Friday, May 02, 2008

Friday Five Prayers

From Sally at RevGals this morning:

Part of the Ascension Day Scripture from Acts 11 contains this promise from Jesus: "But you will receive power when the Holy Spirit has come upon you; and you will be my witnesses in Jerusalem, in all Judea and Samaria, and to the ends of the earth.” Then he was taken from their sight into the clouds, two angels appeared and instructed the probably bewildered disciples to go back to Jerusalem, where they began to wait and to pray for the gift Jesus had promised.

Prayer is a joy to some of us, and a chore to others, waiting likewise can be filled with anticipation or anxiety....So how do you wait and pray?

1. How do you pray best, alone or with others?

I'm not sure that there is a "best." I suppose that it is much easier for me to listen for God when I am alone. But I often hear more clearly in the presence of others.

2. Do you enjoy the discipline of waiting, is it a time of anticipation or anxiety?

Is there someone out there in the universe who enjoys waiting?

3. Is there a time when you have waited upon God for a specific promise?

There have certainly been times when I have waited for God's promised presence (days, weeks, months, years), and have had to conclude that God is often present to me in absence.

4. Do you prefer stillness or action?

I usually pray when I walk, or walk when I pray; I have kind of given up on stillness at this point in my life. Of course, that could change as soon as tomorrow.

5. If ( and this is slightly tongue in cheek) you were promised one gift spiritual or otherwise what would you choose to recieve?

I really do try to be attentive to God in all things. I fail continuously and consistently. I'm not sure, though, now that I think of it, whether I prefer the gift of attentiveness or the gift of failed attentiveness, which offers graces of its own.

My own personal bonus question: What's your favorite book on prayer?

Beginning to Pray, by Anthony Bloom.
One of those books that you read, and re-read, a few sentences at a time.


Diane said...

gannet girl, when I came over from revgals, I couldn't comment.

I like your bonus question! I'll be looking for that one. I posted prayer books too, but not as a bonus.

great play!

Songbird said...

Well put on #2.

Mrs. M said...

Gannet, I love your bonus question. My favorite book on prayer isn't. My that I mean, I offer up prayers of thanksgiving everytime I dip into Whitman's Leaves of Grass. His celebration and mindfulness always bring me back to gratitude.

RevDrKate said...

Such thoughtful answers, GG, I love how you separate listening for and hearing God, alone and with others....that grabbed me and I need to think more about it. Favorite books on Mello's "Awareness", while not "on prayer" specifically is a must re-read for me in my prayer life every year or so, and a new favorite is Foster's "Prayer"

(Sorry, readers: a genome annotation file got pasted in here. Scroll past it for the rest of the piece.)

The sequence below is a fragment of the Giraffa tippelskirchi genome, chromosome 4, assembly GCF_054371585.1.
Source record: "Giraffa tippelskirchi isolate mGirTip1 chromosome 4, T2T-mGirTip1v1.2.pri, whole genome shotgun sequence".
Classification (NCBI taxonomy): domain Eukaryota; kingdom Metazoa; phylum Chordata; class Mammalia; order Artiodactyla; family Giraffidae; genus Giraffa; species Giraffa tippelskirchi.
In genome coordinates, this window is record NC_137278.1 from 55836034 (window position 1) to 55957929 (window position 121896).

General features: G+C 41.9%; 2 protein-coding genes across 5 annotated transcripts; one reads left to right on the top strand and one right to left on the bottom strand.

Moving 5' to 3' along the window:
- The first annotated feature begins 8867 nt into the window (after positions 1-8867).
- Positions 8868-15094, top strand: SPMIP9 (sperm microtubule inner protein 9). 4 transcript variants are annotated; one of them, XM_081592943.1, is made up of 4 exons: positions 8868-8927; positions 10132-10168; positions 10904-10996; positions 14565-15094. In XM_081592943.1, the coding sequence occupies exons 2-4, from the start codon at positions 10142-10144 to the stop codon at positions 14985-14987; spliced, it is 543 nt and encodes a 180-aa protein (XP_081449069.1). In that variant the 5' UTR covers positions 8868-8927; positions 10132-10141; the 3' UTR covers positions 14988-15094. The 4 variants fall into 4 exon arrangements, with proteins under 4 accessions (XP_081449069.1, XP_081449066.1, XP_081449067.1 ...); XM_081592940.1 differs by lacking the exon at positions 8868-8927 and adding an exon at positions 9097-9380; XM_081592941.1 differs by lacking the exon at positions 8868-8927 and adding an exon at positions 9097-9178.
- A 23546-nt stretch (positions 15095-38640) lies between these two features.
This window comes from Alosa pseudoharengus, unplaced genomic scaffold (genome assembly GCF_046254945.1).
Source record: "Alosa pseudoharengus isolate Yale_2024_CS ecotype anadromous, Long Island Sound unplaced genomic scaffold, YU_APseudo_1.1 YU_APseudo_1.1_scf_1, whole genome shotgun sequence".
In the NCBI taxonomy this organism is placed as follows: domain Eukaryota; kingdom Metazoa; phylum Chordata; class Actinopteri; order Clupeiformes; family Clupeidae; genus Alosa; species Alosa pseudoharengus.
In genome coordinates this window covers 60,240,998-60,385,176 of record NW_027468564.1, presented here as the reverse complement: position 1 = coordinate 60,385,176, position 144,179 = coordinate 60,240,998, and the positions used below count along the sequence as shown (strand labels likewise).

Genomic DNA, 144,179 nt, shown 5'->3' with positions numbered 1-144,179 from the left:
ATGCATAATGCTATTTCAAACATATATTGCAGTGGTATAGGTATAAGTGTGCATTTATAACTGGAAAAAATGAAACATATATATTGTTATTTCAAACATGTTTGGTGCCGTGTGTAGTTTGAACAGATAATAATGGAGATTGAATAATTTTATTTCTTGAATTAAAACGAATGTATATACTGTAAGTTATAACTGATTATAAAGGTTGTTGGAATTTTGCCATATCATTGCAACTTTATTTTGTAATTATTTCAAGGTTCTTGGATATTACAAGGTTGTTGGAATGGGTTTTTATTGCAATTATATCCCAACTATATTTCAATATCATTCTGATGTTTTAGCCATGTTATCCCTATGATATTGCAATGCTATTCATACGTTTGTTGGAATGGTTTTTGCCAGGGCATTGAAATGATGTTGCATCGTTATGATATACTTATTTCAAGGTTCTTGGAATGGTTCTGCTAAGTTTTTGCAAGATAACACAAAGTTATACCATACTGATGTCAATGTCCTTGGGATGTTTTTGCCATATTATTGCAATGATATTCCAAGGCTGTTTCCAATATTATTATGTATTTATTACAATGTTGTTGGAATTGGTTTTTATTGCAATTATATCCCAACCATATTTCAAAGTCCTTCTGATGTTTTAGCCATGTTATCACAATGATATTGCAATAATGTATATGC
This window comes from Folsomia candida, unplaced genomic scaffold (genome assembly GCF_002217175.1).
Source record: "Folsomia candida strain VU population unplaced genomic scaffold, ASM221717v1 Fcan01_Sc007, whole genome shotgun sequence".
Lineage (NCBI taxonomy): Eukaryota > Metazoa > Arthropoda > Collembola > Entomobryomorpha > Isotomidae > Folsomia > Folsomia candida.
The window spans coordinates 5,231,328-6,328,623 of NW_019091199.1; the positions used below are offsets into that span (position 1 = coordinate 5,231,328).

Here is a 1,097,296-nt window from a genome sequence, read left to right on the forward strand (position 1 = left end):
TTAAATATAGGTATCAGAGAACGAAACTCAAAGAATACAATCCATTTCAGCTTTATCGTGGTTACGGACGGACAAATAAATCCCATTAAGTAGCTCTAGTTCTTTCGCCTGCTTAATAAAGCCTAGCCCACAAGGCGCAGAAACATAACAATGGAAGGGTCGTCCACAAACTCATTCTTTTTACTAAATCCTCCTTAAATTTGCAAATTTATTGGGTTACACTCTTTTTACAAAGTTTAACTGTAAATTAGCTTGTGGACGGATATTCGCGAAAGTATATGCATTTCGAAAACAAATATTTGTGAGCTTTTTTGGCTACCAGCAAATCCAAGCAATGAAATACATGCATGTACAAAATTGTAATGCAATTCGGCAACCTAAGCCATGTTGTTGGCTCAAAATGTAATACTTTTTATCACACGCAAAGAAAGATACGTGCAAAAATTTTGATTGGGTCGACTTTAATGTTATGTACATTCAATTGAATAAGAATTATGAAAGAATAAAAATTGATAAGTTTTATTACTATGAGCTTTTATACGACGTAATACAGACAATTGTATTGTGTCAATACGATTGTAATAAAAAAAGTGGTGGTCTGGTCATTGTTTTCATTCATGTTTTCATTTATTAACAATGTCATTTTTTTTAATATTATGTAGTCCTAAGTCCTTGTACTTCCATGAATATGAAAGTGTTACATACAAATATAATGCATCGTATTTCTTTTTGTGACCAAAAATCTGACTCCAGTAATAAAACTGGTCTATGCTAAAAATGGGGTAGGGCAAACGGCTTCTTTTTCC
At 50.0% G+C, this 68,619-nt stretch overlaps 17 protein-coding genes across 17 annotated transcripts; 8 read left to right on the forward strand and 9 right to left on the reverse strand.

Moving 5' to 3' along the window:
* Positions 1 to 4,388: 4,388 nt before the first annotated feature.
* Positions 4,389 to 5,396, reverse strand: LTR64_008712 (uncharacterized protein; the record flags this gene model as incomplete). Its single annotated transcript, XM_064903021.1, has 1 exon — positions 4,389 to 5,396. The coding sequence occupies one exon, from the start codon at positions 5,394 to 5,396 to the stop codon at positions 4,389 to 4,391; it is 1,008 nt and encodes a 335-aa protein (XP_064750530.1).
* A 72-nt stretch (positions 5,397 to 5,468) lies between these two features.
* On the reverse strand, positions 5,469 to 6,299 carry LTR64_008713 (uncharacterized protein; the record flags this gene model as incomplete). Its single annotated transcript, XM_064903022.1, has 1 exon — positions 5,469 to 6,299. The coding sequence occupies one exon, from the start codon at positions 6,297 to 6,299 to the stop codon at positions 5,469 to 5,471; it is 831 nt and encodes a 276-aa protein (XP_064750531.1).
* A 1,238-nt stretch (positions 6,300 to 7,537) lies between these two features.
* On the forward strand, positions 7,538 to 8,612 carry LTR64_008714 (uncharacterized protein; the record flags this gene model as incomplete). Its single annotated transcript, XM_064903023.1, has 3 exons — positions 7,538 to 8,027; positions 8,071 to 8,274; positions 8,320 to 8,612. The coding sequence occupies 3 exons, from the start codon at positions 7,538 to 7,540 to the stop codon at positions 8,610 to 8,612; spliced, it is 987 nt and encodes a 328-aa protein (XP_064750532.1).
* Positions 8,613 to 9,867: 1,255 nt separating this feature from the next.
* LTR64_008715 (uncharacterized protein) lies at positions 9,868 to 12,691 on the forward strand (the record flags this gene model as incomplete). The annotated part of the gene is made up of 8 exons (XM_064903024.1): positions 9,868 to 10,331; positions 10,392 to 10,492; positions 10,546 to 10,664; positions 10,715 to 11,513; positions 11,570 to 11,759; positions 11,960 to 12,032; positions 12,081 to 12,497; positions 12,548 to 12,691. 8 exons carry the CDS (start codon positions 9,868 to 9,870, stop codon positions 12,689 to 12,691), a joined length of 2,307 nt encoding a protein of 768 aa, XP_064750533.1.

imngrace said...

Praying Our Experiences in one of my favorite books on prayer. It helped me (and continue to help me) know that every piece of our lives is a prayer and we live in those moments with God.

Teri said...

oh, I love your number 3--that is so mature sounding. When I'm in those moments they're usually my least mature moments so I'm whining "Goooodddd.....where are you???? are you coming or what???" Perhaps I should take your approach. :-)

Shalom said...

Thanks for your answer to #2 - that helped articulate for me what I couldn't quite get to in my own answer.

As for books, I'm really appreciating "Inscribing the Text," which is a collection of Walter Brueggemann's sermons and prayers. One prayer in particular really hit me.

But I also love Gail Godwin's "Father Melancholy's Daughter," because it tells so well of the dark times when it is hard to pray. Thanks for the bonus question!

Hot Cup Lutheran said...

book on prayer? hmm... i'm usually driving or painting while praying... so adding a book to the mix would be slightly dangerous! oddly enough it would be studying works in my art history books... and copying the works of masters onto canvas - learning the strokes, the play of light & dark, that process teaches me to paint. but prayer works that way too... i think need to find an old master!

mompriest said...

Oh, I so agree on all accounts...not much stillness in my life these days....but I do often walk and pray...or compose sermons which is a form of prayer for me..

Julie said...

I love Phyllis Tickle's The Divine Hours. Love the combination of ancient and new prayers, the emphasis on the psalms, entering into a tradition that is vibrant and alive.

Anonymous said...

''God is often present to me in absence. '' what does this mean? (sincerely asked)

Gannet Girl said...
This comment has been removed by the author.
revhipchick said...

amen to #2!